What to Expect ... 


Every music teacher is very different, so here's a little guide about what to expect when taking Kaleidoscopes lessons with me. These guidelines will help your child to attain excellent results and experience joyful and vibrant music-making. 

Parental Involvement

If your child is between 4-10 years old, you will be attending lessons and practicing daily with them at home. They will need your help in establishing good posture, learning to build and maintain focus for 30-45 minutes of practice, and scaffolding their learning in a way that effectively builds their skill. As middle schoolers, they will continue to benefit from some gentle parental oversight. Once they have developed the necessary organization, self-awareness, and discipline, they will be able to practice fully independently.

In order to support you in your role as practice parent, I will meet with you individually for 4 one-hour violin lessons (2 of which will start before your child even begins). These parent-only lessons are crucial as they give you a huge leg up on the material. Most importantly, you will feel more confident and knowledgeable when it's time for you to lead home practice.


You are welcome to bring your own violin if you have one; otherwise I will provide a violin for you to use during our meeting.

You will need to rent a full-sized violin (a.k.a. 4/4 size) for 1 month. I will provide recommendations for reputable local rental companies. 

During these two weeks before your child begins lessons, you will want to begin establishing a practice routine each evening. Some of your family’s usual routines will need to be adjusted to accommodate this additional evening activity. I suggest easing into this practice routine over the next two weeks by doing a violin-related activity each day at the appointed practice time — for example, watching a video of a violin performance. This will help give you a sense whether the practice time you’ve chosen will work well.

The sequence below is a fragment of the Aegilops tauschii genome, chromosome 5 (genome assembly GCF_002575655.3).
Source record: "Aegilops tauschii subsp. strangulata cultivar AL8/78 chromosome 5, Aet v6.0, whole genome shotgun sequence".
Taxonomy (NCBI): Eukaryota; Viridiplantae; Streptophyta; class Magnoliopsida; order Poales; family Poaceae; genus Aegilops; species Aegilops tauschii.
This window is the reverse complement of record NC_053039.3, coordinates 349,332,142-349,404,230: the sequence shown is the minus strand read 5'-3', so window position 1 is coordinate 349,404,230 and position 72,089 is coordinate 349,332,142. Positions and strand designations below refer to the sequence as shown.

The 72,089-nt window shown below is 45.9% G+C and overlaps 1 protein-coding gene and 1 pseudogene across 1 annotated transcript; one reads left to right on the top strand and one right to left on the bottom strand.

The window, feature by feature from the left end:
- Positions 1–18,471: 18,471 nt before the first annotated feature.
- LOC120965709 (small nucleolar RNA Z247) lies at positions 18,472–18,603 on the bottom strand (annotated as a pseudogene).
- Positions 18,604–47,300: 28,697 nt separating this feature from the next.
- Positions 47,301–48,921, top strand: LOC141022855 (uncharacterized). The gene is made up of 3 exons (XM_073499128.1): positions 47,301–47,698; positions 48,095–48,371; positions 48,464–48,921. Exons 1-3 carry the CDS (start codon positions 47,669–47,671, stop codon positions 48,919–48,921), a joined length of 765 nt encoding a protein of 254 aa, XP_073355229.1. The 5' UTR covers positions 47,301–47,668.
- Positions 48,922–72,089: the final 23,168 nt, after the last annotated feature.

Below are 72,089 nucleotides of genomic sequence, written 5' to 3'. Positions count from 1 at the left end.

Creating a Practice Area

You will also want to set aside a specific area in your home which is reserved for music practice. Having a dedicated practice area helps your child (and you) focus more fully on your practice time, without other tasks and distractions pulling on your attention. The practice area should be relatively quiet and free from distraction from other family members. Ideally the area should include just one chair (for you), a high-quality music stand (here, or for taller families here), a keyboard or piano, and some pencils. Eliminating cushy furniture from the practice area will help your child build the discipline of standing throughout the practice.

Getting a Violin

Like Suzuki Method, your child will not need a violin to start lessons. We will focus on the Violin Movement building blocks, which are fun exercises that build body awareness and the fine motor skills needed to play the violin well. 

During your child’s first lessons, I will measure your child for the appropriate size violin and recommend a local rental company. You can pick up the violin after this measurement is taken. To avoid bad habits being formed, please have your child refrain from playing the violin before our first lesson.

Your Role in the Lesson

One parent (who will take on the official role of being the Violin Parent Extraordinaire, or VPE) will attend their child’s lesson and take notes, which will guide your home practice. My studio has a “no cell phone rule” to ensure that the VPE will not miss key points of the lesson. A good practice parent will be writing notes continuously throughout the lesson. Please leave your cell phone in another room so that it does not present a distraction.

Your child and their violin study will enjoy a tremendous benefit when the space of the lesson is reserved for its dedicated purpose. Thank you for your understanding and cooperation in respecting this policy